Introducing "Just like Eve"

Breaking from its traditional non-fiction format, whispers of mystery is currently following Karina’s fictional novel, Just like Eve. Karina began the themes explored here in 2008, in a non-fiction book she titled The Feminine Mystery, alluding to Betty Frieden’s 1963 classic, The Feminine Mystique, which explores what Frieden calls “the problem that has no name” -- a problem Karina believes is Eve’s second curse to desire her (earthly) man, not sexually, but as a completion to her. Realizing her discoveries were too controversial for non-fiction, Karina decided to clothe her message in fiction. For years, she tried many story-lines and faced much writer’s block. In late 2017, she birthed Just like Eve, mixing the main storyline with a backdrop she could write about with her own sport of tennis.

Storyline: Heroine Jasmine, 32, is judged several times in life for being "just like Eve," first in 5th grade for asking off-limits questions, like why Noah let God drown the world. Now she's judged again with the same "just like Eve" line. She and 30 year old Davie are both married to others, are USTA mixed doubles partners, attend the same church for which Davie is the youth pastor, fall for one another, and act on it. They seek accountability from the church leadership and it backfires. The church can't handle it. Jasmine is kicked out of church, thought to be a temptress. But was she? And what about Eve? And what might Eve really stand for? Jasmine is on a quest . . .

Click for a sneak peak at some of her discoveries (then scroll down)

Click to start Just like Eve at the beginning (then scroll down)

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Monday, August 30, 2010

One of the Days of the Son of Man

House-sitters watch over a beautifully constructed home.  While the walls pulse from the beat of the music, some eat, some drink, some laugh.  One cleans.  Instantly, the floor quakes, the walls and windows clatter, objects fall and break, and a powerful wind rushes through the building.  All but the one cleaning are thrown to the ground.  Desperate, they cry in terror. 
The wind blows open the curtain of the window and the Master peeks through the window.  Still standing, the one who had been cleaning sees his Master.  The Master winks.  The servant winks back.  What glory it is to be found standing on “one of the days of the Son of Man!” (Luke 17:22)
When the clattering calms down, those on the ground cry out, “What was that?!”  The servant smiles.

Sunday, August 1, 2010

Our Misunderstood Bridegroom

“and the disciples did not understand him"
(paraphrase of Lk 2:50, 9:45, 18:34; Mk 9:32; Jn 12:16 & -- you get the idea!)

This often repeated refrain hints to me a mystery within a passage that confuses many in the churches:

"The next day as they were leaving Bethany, Jesus was hungry.
Seeing in the distance a fig tree in leaf, he went to find out if it had any fruit.
When he reached it, he found nothing but leaves, because it was not the season for figs.
Then he said to the tree, 'May no one ever eat fruit from you again.'
And his disciples heard him say it. . . .
In the morning, as they went along, they saw the fig tree withered from the roots.
Peter remembered and said to Jesus, 'Rabbi, look! The fig tree you cursed has withered!'"
(Mark 11: 12-21)

I love this passage. Jesus is so real. So human. So able to get upset just like me! Wedged right in the middle is another favorite passage of mine -- when Jesus over-turns the tables of money-changers in the temple. Whoo hoo! Adios, Religious Capitalists making money at the expense of God!! Again, Jesus is so real. So human. So able to get upset just like me!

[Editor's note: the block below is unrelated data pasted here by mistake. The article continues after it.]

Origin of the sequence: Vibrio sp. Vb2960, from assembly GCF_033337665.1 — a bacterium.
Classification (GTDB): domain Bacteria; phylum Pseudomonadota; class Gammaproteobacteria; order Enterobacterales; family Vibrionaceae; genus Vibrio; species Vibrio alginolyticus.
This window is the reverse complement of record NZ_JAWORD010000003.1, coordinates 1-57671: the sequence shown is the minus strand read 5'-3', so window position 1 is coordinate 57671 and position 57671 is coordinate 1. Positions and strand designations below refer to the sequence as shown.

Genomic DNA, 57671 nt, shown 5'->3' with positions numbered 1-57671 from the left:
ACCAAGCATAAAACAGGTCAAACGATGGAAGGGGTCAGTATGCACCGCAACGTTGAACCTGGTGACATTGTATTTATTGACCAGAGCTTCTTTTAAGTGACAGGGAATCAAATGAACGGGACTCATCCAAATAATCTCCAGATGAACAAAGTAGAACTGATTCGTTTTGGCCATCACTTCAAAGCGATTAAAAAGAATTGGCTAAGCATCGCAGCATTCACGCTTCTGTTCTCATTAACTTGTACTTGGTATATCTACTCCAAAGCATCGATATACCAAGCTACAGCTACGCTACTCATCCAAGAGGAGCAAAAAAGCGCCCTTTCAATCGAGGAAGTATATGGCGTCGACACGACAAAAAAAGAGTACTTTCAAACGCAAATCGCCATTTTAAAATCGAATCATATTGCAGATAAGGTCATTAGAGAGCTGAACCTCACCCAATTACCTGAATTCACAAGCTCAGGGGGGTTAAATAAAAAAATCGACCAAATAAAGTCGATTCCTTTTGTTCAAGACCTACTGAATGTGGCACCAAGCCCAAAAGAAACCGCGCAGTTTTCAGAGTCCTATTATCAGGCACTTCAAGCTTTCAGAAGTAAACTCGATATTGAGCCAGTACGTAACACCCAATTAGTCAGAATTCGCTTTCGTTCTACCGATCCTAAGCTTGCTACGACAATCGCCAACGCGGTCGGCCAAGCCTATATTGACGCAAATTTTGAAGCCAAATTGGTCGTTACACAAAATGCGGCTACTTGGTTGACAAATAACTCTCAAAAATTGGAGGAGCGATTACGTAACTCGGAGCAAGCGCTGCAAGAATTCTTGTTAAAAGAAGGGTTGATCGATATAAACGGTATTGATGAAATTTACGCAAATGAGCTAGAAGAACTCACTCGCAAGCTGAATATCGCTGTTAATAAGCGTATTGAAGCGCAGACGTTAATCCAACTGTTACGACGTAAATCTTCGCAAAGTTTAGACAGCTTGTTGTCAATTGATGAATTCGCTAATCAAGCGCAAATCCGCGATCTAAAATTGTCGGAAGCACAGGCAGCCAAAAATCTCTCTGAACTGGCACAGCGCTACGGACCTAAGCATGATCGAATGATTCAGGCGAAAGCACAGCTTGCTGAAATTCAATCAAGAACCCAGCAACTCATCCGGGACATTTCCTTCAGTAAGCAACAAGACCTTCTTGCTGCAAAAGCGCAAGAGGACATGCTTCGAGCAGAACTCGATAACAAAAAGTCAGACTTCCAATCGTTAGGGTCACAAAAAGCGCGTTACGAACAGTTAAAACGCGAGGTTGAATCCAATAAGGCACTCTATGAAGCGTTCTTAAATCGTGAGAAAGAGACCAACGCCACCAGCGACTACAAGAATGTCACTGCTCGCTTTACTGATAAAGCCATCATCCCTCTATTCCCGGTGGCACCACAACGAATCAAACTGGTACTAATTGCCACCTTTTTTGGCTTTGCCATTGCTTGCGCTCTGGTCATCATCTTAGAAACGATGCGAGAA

But I'm also intrigued by the symbolism of the fig tree and the season. What might have made Jesus hungry? Maybe he was hungry for disciples who understood Him. The fig tree, representing Israel, gave Him some hope: did it bear fruit? ANY fruit? Was there any fruit on the fig tree to show that a few were ready for His message? Apparently not: "it was not the season for figs." It was like God was teasing to His Son through the fig tree: "Sorry, Son, you arrived too early. Israel isn't ready for your message. Even your own disciples aren't ready for the Messiah!" Instead of chuckling along with the Father, Jesus took the hint and cursed the tree.

But did he truly lack hope? Not according to the next passage, which really isn't an answer to Peter's statement. Instead, it seems to be Jesus muttering to Himself His own response to His own frustration: 'Have faith in God,' Jesus answered. 'I tell you the truth, if anyone says to this mountain, 'Go, throw yourself into the sea,' and does not doubt in his heart but believes that what he says will happen, it will be done for him. Therefore I tell you, whatever you ask for in prayer, believe that you have received it, and it will be yours. And when you stand praying, if you hold anything against anyone, forgive him, so that your Father in heaven may forgive you your sins.'" (Mark 11:22-25)

Here we have Jesus' hope: faith in God; his solution: pray and believe; and even his repentance: forgive to receive God's forgiveness. Jesus had to forgive his entire generation for its lack of readiness.

Still, Jesus' coming was hardly in vain. After he rose, he showed himself again to His disciples and "then he opened their minds so they could understand the Scriptures" (Luke 24:45).

Even today, many disciples of Jesus "do not understand him." And even today, many of us are experiencing radical, surprising moments when He "opens our minds to understand the scriptures."

May our Bridegroom continue to open our minds. May he be making us ready for the Wedding. May our generation be the Bride who is finally ready to understand the Bridegroom! Amen!